Exclusive: Verstappen on racing outside F1, ‘the show’

Max Verstappen could not have hoped for better preparation for his home race, which takes place today in Zandvoort.

He entered the summer break in the wake of a stunning 10th-place win in the Hungarian Grand Prix. The series reunited again in Spa-Francorchamps last weekend for what proved to be its most dominant performance.

The extraordinary turn of speed that Verstappen’s RB18 demonstrated in practice seemed threatening to rivals Ferrari and the rest. So much so that even when it was announced that he would start the game in the lower half of the pitch due to penalties, a Verstappen victory was still widely expected.

Sure enough, Verstappen was leading at mid-distance and raced home to take not only his most emphatic win of the season so far, but Red Bull’s biggest win in a long time. Team leader Christian Horner likened it to one of their strongest performances of the 2010-13 era, when each championship went to Verstappen’s team and predecessor, Sebastian Vettel.

Max Verstappen, Red Bull, Miami International Circuit, 2022
F1 has enough street circuits, says Verstappen

After the spectacular conclusion of last year’s world championship, Verstappen’s growing dominance in the 2022 season was not what F1 was hoping to see as it introduced drastically revised technical regulations for this year. However, F1’s efforts to close the field and reduce the powerful surface aerodynamics that make it difficult for cars to follow closely have been widely welcomed.

The same cannot be said for every other change made by Liberty Media, now in its fifth year at the helm of F1, in search of an ever wider audience. Verstappen was not shy about voicing his concerns about some of their decisions, such as deviating from the traditional race weekend format or moving away from the sport’s most beloved circuits.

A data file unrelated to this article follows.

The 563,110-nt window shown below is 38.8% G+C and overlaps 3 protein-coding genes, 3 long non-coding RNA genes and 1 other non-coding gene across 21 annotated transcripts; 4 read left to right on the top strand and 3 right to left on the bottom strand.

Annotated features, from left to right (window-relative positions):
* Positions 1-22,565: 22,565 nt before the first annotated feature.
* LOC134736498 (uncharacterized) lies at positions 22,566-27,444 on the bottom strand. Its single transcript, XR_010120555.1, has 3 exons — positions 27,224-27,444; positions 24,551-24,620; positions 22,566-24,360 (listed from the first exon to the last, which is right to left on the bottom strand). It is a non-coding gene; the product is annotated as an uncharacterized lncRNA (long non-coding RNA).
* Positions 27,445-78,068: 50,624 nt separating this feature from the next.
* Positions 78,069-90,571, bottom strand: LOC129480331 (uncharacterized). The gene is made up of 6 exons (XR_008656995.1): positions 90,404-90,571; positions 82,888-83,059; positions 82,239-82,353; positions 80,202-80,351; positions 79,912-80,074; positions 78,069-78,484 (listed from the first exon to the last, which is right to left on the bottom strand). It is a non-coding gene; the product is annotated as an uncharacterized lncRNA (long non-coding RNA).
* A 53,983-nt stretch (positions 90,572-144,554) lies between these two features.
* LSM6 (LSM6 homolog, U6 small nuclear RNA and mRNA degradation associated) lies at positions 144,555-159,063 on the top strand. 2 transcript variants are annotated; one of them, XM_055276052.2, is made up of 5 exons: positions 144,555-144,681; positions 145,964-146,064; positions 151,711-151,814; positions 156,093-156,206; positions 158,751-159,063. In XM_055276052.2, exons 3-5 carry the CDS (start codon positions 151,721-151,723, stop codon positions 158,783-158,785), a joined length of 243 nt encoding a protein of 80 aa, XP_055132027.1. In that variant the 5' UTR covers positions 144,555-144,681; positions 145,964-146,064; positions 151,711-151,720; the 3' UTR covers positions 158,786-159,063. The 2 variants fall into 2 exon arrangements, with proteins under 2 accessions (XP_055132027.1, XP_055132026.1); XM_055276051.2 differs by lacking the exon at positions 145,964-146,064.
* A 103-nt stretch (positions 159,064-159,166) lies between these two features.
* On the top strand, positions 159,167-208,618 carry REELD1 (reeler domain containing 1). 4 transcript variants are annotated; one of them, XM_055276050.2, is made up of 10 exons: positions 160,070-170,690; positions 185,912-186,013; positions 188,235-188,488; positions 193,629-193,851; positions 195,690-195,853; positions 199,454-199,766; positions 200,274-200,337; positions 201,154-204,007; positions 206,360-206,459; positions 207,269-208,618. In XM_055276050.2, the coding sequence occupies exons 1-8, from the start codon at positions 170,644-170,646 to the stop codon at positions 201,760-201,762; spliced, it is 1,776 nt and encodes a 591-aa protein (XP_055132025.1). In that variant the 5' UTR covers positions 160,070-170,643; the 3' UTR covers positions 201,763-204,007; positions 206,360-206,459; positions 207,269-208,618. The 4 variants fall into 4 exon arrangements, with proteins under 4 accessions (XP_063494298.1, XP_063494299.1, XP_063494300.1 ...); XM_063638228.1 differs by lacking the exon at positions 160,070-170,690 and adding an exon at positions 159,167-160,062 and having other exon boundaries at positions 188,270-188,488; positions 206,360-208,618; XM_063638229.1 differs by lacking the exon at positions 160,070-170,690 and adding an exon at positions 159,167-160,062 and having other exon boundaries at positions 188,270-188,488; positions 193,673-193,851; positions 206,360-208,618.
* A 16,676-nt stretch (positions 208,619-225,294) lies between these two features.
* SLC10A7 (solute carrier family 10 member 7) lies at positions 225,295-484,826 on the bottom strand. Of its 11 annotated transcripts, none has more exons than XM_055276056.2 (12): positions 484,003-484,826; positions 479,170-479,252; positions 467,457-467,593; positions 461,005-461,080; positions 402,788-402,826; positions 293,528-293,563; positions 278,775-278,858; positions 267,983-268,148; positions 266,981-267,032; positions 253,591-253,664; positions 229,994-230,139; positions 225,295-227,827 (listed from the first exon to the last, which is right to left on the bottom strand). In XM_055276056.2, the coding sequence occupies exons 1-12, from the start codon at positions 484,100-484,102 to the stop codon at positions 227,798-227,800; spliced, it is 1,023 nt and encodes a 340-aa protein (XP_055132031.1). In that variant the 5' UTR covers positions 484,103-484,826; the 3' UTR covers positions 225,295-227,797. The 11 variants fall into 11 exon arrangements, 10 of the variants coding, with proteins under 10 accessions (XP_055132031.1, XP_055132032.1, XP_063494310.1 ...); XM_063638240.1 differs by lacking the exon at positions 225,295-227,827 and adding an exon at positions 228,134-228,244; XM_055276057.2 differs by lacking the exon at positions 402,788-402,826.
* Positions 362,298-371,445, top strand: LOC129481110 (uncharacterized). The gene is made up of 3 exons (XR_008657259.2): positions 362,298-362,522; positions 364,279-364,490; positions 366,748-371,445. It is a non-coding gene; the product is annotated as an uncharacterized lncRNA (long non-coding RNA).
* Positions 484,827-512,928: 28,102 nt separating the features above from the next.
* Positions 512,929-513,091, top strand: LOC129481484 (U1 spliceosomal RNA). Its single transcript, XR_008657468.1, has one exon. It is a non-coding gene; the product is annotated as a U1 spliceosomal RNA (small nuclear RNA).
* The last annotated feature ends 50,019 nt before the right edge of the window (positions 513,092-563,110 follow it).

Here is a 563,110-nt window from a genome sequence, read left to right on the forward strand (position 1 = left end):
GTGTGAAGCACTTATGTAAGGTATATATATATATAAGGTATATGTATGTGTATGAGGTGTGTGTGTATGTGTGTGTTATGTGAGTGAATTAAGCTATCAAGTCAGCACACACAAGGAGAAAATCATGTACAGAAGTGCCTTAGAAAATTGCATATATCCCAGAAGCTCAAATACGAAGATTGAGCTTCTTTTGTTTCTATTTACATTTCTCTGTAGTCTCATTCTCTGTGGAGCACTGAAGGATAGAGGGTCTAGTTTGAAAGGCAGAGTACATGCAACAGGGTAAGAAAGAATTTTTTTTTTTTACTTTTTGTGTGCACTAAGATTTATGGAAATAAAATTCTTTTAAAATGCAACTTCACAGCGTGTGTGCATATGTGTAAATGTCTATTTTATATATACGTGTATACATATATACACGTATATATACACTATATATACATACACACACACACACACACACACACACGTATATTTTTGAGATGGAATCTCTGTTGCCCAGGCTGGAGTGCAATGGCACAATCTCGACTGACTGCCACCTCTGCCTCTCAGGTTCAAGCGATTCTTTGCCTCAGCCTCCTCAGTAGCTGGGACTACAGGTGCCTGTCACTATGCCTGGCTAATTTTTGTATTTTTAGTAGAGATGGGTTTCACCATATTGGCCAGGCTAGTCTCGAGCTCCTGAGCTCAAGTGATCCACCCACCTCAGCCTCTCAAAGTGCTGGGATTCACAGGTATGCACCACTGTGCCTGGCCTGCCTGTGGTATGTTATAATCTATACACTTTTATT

“It’s very commercial,” Verstappen acknowledges. “I mean, everyone wants to make money, right? I understand what’s built around nowadays because it’s more like F1 plus a festival, I understand that. “

But while Verstappen appreciates the need for F1 to visit new places and attract new audiences, he firmly believes the sport must remain true to its traditions. In particular, the format of the race weekend.

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He clarified his disgust with Liberty Media’s sprint race experiment. The extra qualifying races on Saturday were introduced last year with huge fanfare but, at best, a mixed reaction from fans. In this case, not only does Verstappen consider the change a gimmick that does not belong to F1, but he wonders if they also provide the additional entertainment that was promised.

Sprint race start, Red Bull Ring, 2022
Sprint races “are not F1”, Verstappen calculates

“As long as the core remains the same, I think it’s very important,” he points out. “I’m not a fan of sprint racing because I don’t think it’s F1, and I’ve said that many times.

Not only that, I think if you look at them, not many things have changed much because everyone is afraid of falling and because the big points are on Sunday so you don’t want to risk to the limit.